At first glance, Full Moon wo Sagashite's story shows great potential. Two shinigami tell an adolescent girl with throat cancer that she has a mere year left to live. Such a dark premise seems in complete contrast to the fluffy drivel that shoujo series usually spew out by the boat-load. Perhaps this can rise above the insubstantial and generic mass? Tch. Fat chance. Full Moon’s initial intrigue quickly gives way to a festering pile of nothing whose only redeeming quality is its diligence at sabotaging everything that could have been remotely good.
It isn't even the awful storytelling that ruins Full Moon, but rather its absurdly augmented length. The first forty episodes could easily be condensed down to five (or less!) without sacrificing anything of significance. An episode or two of filler in a long series is sufferable, but forty is anything but. Worse, the filler is completely bereft of comedy, thought-provoking anecdotes, or ANYTHING to disguise the fact that it's wasting your time. The only things going on are Mitsuki's embarrassingly easy rise to the top of the entertainment industry, and the “wacky” hijinks caused by everyone being too stupid to function, the tone of which is an infuriatingly far cry from the utter desolation the first couple of episodes teases us with. If that weren't bad enough, bizarre coincidences and inconsistencies pepper the story. The shinigami Takuto and Meroko can phase through walls, yet sometimes they get severely delayed because of a locked door or another physical barrier. They also spend an insufferable amount of time trying to not be noticed by humans while in their (visible) stuffed animal form, despite the fact that mortals cannot see their typical form.
Granted, the final arc manages to escape the brain-melting cycle of filler. The plot evolves (I would usually use the word 'devolves' in this situation, but here it is an improvement) into a mawkishly mediocre shoujo melodrama. By this time, though, exhaustion from slogging through endless amounts of fluff has settled in, and only audience members lacking crucial mental facilities will be able to muster excitement for the finale. The grimace-inducing pedophilic relationship that develops will wake everyone else from their torpor.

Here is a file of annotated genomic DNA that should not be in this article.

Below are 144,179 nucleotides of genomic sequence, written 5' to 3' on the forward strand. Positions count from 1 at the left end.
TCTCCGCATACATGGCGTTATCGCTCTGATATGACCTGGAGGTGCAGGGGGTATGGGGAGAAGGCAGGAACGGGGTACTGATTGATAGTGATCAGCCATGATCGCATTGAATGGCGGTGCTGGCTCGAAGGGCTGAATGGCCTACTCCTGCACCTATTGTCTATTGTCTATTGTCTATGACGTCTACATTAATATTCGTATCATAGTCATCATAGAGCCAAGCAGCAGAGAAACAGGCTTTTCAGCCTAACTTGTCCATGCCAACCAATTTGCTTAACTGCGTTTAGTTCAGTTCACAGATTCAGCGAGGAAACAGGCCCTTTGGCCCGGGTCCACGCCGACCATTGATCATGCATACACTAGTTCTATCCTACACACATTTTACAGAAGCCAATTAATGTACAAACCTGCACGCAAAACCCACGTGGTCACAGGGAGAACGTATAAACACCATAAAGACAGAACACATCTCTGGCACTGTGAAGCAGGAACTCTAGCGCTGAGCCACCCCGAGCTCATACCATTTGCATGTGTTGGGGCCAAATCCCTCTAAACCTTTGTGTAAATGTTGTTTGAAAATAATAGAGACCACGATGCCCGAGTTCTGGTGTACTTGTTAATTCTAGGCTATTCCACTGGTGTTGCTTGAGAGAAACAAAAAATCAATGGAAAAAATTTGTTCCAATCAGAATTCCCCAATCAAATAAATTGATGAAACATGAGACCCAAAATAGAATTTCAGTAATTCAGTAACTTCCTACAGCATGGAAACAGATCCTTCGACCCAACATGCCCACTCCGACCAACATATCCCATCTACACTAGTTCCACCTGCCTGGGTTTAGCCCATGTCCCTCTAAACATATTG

To compound it’s inadequacies, Full Moon delivers barely serviceable animation. Gaudy bright colors coat characters and settings alike, and character designs range from forgettable to contemptible. However, it isn't the (deplorably low) production values that makes the series unpleasant to look at- it's the complete lack of ambition. It doesn't care that it's ugly, and it certainly doesn't attempt to do anything other than look completely generic.
The soundscape fares no better. One would expect a show about idols to have good music (or at the very least a wide variety), but Full Moon disappoints in both regards. Until the very last episode she has only two songs in her repertoire. Just two songs repeating ad naseum for fifty-two episodes making the prospect of watching the series on mute more and more appealing.
If this series was banking on it’s characters to make up for a vapid plot and deplorable animation, there was a grave miscalculation. Full Moon’s is a cast of paper dolls, whose only character traits center around how idiotic everyone is. Logic dictates that everyone should have died in some tragic incident long before the events of the show, due to rampant incompetence. Unfortunately for the audience, this is not the case.
Given everything that these characters go through, it is a marvel how one-dimensional and soulless they are. Twelve year old Mitsuki armed with cancer and the knowledge of her imminent death? A mere bumbling idiot. Mitsuki’s guardian shinigami Meroko who has already died? Just as bumbling, if not more so. The only character with a shred of likability or any redeemable qualities is pop rival Madoka, who plays an antagonistic role, albeit a useless one.
I’ve heard the manga version of Full Moon wo Sagashite far outclasses this adaption, so if you're still convinced this trainwreck could be superb, you may have better luck looking there. I however have given up hope for this franchise and refuse to touch a manga with such a high likelihood of being abhorrent.
As it stands, I can only recommend this series if:
Twelve year old Mitsuki's desire is to become a singer. She has the talent and a beautiful voice, but she also has a throat tumor which threatens to rob her of her gift of song. As if things weren't bad enough, two shinigami inform Mitsuki that she only has one year left to live. However, all is not lost, for they make a deal that if she goes with them, they will help realize her dream by changing her into a healthy 16-year-old, who is able to sing and apply for auditions.